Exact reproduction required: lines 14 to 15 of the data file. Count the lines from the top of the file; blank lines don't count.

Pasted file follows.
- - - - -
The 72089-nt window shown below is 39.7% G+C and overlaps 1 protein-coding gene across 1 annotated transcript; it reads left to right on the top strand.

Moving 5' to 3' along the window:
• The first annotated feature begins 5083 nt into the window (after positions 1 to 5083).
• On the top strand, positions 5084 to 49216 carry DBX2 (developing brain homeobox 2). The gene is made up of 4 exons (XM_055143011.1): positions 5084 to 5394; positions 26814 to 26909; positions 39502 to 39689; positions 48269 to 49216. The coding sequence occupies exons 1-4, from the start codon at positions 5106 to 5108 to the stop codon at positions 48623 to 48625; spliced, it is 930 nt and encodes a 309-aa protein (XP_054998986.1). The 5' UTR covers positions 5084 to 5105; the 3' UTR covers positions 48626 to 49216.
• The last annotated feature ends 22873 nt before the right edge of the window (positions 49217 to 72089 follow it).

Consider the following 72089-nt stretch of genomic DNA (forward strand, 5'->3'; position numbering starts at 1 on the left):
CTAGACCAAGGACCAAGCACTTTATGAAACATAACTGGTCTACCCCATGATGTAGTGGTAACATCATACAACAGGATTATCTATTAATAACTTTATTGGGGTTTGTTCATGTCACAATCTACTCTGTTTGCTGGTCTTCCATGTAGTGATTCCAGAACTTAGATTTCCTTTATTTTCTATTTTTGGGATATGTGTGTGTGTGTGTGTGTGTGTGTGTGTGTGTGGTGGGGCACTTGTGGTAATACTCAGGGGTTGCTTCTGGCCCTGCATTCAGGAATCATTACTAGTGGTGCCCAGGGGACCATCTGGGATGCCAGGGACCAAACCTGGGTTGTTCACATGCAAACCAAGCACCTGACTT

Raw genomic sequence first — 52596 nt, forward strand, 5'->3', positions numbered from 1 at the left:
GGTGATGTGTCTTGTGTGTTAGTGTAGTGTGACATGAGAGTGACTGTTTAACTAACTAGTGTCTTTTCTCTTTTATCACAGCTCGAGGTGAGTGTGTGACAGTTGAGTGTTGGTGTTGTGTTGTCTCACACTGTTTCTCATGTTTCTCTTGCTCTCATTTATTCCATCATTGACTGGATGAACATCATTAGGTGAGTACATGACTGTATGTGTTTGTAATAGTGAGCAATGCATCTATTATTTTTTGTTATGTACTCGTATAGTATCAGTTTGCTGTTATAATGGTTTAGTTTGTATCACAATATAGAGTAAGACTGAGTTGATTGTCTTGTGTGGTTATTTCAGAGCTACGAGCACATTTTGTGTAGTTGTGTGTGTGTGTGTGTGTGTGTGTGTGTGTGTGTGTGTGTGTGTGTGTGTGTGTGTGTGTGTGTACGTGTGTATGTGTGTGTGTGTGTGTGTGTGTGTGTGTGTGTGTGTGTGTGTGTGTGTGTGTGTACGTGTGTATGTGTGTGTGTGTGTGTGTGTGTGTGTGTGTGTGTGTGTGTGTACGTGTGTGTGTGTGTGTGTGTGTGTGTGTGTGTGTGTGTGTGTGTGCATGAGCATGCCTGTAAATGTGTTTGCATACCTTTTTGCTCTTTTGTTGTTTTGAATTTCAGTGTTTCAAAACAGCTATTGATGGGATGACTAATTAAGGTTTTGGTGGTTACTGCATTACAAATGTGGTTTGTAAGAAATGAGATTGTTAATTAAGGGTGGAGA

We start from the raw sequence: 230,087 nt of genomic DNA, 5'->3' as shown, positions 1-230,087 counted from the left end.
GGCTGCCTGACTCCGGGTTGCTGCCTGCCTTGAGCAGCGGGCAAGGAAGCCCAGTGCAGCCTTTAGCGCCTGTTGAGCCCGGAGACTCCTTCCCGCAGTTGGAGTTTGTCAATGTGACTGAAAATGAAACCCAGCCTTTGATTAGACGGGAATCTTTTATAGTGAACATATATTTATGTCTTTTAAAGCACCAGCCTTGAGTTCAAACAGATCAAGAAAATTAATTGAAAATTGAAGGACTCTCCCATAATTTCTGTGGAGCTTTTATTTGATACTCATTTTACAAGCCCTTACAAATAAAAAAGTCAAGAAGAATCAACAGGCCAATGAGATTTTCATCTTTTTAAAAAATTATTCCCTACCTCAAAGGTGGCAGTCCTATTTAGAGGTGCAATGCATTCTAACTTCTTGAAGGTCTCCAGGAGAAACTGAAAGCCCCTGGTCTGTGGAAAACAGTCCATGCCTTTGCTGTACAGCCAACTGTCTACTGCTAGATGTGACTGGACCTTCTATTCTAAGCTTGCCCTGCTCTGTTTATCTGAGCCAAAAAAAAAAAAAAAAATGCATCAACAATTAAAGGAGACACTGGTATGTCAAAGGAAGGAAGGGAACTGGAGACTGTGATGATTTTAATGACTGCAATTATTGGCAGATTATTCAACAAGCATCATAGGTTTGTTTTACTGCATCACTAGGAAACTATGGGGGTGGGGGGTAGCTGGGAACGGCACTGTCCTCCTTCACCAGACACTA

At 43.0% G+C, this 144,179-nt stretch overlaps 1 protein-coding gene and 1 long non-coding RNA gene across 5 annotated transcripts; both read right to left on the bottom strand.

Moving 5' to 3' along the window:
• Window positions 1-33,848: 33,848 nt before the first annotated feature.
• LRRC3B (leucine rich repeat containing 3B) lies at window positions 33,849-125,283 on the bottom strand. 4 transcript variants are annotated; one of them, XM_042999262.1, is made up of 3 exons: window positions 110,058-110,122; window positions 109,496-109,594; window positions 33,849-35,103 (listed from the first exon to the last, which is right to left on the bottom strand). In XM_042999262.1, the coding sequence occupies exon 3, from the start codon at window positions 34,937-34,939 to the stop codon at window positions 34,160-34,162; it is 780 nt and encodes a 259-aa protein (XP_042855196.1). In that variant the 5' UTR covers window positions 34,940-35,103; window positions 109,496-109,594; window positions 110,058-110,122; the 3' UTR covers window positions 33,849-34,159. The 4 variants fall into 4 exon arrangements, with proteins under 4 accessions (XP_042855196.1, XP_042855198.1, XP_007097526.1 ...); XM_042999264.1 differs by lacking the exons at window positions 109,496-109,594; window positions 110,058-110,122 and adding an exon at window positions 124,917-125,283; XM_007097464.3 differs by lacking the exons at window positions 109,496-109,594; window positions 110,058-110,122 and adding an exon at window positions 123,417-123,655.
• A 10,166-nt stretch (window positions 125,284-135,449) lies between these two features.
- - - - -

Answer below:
• Window positions 1-33,848: 33,848 nt before the first annotated feature.
• LRRC3B (leucine rich repeat containing 3B) lies at window positions 33,849-125,283 on the bottom strand. 4 transcript variants are annotated; one of them, XM_042999262.1, is made up of 3 exons: window positions 110,058-110,122; window positions 109,496-109,594; window positions 33,849-35,103 (listed from the first exon to the last, which is right to left on the bottom strand). In XM_042999262.1, the coding sequence occupies exon 3, from the start codon at window positions 34,937-34,939 to the stop codon at window positions 34,160-34,162; it is 780 nt and encodes a 259-aa protein (XP_042855196.1). In that variant the 5' UTR covers window positions 34,940-35,103; window positions 109,496-109,594; window positions 110,058-110,122; the 3' UTR covers window positions 33,849-34,159. The 4 variants fall into 4 exon arrangements, with proteins under 4 accessions (XP_042855196.1, XP_042855198.1, XP_007097526.1 ...); XM_042999264.1 differs by lacking the exons at window positions 109,496-109,594; window positions 110,058-110,122 and adding an exon at window positions 124,917-125,283; XM_007097464.3 differs by lacking the exons at window positions 109,496-109,594; window positions 110,058-110,122 and adding an exon at window positions 123,417-123,655.